The new pacifist is zealous for the rights of criminals, but he neglects the rights of crime victims. A governor reportedly insisted that even convicts serving life sentences be allowed furloughs. During one such furlough a prisoner went on a notorious crime spree. In the same state, a storeowner was robbed at gunpoint. He identified the robber, who threatened to kill him. Despite this, the store owner was denied a gun permit. Later he used an illegal gun to shoot the robber, who tried to carry out his threat. The store owner was given a year in jail. A civil-rights leader appealed to the governor, who is white, on behalf of the store owner, who is black, but to no avail. Unlike many poor and minority citizens, the governor did not live or work in a high-crime area, so self-defense was not vital to him. He spent his sympathy on criminals; none was left for victims. Later he ran for president. Had he won, what kind of defense and foreign policy would he have pursued? Would he have reacted when Saddam Hussein began to ingest his neighbor? Confusing aggressors with defenders nearby is poor training for distinguishing them at a distance. Of course, this is as true for the public as it is for their leaders.

The new pacifist declares that all life is precious, but what does this mean? In the U.S. in 1993, there were 38 executions and 24,530 homicides — that is, 646 times more homicides than executions. If all life is precious, why are there more candlelight vigils at prisons where murderers are executed than at the homes of their victims? I have seen the police photographing a corpse on a Los Angeles sidewalk, and two coyotes tearing apart a cat in the middle of the street. Every year coyotes kill many pets and occasionally attack a child, yet hunting or trapping coyotes is illegal. In reality, “all life is precious” means that the life of a murderer is more precious than the life of his victim, and the life of a coyote is more precious than that of a cat or dog. I do not object if others hold such beliefs. I do object when they use the law to force their beliefs on me. I cannot accept as my moral superiors those who stand aside in smug neutrality while predators roam free.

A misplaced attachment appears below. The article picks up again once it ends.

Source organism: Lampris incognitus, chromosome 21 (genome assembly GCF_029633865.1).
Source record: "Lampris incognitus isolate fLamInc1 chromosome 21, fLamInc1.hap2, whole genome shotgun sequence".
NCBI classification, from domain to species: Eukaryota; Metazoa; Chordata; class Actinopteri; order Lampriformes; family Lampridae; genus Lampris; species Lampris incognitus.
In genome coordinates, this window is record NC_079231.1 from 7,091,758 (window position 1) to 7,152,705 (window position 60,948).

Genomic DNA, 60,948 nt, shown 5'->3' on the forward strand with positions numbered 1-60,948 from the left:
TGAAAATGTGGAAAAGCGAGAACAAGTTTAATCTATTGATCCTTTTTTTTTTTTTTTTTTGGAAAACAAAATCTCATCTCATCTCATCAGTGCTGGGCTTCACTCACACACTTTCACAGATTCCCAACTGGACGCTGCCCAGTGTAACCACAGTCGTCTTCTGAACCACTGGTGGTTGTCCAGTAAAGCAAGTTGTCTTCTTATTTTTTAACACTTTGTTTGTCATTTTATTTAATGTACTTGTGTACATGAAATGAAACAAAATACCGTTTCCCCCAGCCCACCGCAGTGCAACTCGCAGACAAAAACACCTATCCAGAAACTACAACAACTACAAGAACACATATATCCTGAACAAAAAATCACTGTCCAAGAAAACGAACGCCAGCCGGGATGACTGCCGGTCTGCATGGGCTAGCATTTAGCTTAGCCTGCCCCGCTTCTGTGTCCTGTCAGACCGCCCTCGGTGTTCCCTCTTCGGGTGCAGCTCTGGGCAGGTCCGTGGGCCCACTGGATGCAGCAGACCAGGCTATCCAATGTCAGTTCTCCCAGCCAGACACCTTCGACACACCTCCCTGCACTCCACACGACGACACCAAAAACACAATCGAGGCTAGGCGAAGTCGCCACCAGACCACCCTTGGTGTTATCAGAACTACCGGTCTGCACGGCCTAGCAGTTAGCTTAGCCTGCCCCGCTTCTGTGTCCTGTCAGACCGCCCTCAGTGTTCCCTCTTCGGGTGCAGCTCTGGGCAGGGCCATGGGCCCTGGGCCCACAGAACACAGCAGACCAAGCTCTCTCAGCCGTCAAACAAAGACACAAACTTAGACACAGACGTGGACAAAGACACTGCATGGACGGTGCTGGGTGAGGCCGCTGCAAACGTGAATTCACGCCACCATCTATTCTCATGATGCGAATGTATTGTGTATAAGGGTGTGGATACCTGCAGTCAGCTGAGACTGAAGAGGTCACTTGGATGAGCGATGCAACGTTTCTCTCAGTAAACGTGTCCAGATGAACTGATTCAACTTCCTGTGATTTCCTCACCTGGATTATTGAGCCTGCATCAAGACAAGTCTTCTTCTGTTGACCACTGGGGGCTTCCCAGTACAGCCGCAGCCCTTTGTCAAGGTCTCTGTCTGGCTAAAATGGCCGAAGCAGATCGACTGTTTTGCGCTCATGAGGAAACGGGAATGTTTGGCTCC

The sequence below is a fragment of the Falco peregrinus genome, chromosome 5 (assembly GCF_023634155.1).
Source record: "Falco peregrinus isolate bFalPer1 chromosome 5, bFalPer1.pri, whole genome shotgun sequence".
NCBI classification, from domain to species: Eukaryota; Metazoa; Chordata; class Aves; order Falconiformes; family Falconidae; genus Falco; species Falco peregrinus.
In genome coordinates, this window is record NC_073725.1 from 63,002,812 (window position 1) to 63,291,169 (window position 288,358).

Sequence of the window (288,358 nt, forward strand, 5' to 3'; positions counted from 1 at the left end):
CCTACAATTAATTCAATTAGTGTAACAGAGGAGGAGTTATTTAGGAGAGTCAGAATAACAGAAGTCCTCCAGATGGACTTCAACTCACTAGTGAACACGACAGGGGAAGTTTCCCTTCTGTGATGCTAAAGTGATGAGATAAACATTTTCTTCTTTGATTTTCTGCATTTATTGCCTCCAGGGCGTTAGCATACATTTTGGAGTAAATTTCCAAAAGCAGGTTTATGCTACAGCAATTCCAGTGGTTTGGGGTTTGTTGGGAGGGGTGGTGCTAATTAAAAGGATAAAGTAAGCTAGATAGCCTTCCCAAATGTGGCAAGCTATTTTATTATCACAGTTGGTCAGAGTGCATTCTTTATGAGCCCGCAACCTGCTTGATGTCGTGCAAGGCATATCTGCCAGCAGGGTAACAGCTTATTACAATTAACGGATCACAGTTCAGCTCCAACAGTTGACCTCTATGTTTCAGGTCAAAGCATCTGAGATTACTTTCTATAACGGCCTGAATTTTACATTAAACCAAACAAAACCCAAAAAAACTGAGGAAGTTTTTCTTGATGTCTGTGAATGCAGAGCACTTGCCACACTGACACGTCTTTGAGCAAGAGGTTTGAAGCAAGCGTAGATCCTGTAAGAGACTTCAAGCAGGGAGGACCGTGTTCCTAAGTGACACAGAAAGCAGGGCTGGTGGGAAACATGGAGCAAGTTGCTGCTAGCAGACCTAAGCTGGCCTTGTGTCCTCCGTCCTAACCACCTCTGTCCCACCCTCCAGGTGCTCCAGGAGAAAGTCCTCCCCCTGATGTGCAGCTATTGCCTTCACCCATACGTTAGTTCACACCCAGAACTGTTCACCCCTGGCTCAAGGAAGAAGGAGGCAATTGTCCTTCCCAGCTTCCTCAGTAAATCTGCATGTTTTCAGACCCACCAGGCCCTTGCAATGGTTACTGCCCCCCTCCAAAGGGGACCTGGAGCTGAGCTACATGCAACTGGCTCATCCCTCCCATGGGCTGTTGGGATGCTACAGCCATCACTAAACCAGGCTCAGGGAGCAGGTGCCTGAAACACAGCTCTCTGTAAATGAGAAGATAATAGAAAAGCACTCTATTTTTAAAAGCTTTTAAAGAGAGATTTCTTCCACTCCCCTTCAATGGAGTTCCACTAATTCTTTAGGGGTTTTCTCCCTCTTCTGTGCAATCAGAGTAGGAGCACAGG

The conventional pacifist believes that any use of force is wrong, a belief that is unrealistic but consistent. The new pacifist somehow twists this into a belief that defensive force is worse than aggressive force. The new pacifist opposes the “star wars” defense against nuclear missiles, not because it may not work but because it may. He favors gun confiscation, not despite the fact that it will prevent effective self-defense but because it will. For him, interference with self-defense is not an unwanted side effect; it is what he wants to accomplish. Some admit this openly. Others confuse the issue by claiming that self-defense is useless: “Resisting a criminal will only get you killed.” In fact, an unarmed victim who resists is most likely to be injured; one who does not resist is next most likely, and a victim who resists with a gun is least likely to be injured. The same principle holds in international relations: Those who resist aggressors with adequate weapons are most likely to survive.

Rather than a coherent system of beliefs, the new pacifist possesses merely a desire not to cause trouble — i.e., trouble for himself. Does a criminal want your property, or worse? Give him what he wants and don’t cause trouble. Were a million Afghans killed in a Soviet invasion? Don’t send arms to the rebels and cause trouble. Were the Sandinistas building Soviet air and naval bases in Nicaragua? Aiding the Contras would only cause trouble. Did Saddam Hussein devour a member of the United Nations? Intervention would surely cause trouble. Indeed, the Afghan and Nicaraguan rebels were referred to in the media as the “cause” of the violence in their nations. Similarly, storeowners defending their lives and property during a recent Los Angeles riot were called “vigilantes.” Those who react to a problem are confused with those who caused it. By this reasoning, the signers of the Declaration of In- dependence, not British tyranny, were to blame for the deaths in the American Revolution.

Perhaps one should not dignify such behavior with the term pacifism. Pseudo-pacifism might be a more apt description. The goal of true pacifists is an overall reduction in violence, even though in the real world their actions rarely lead to that goal. On the contrary, the purpose of pseudo-pacifism is simply to be left alone for the moment: “Don’t bother me now.”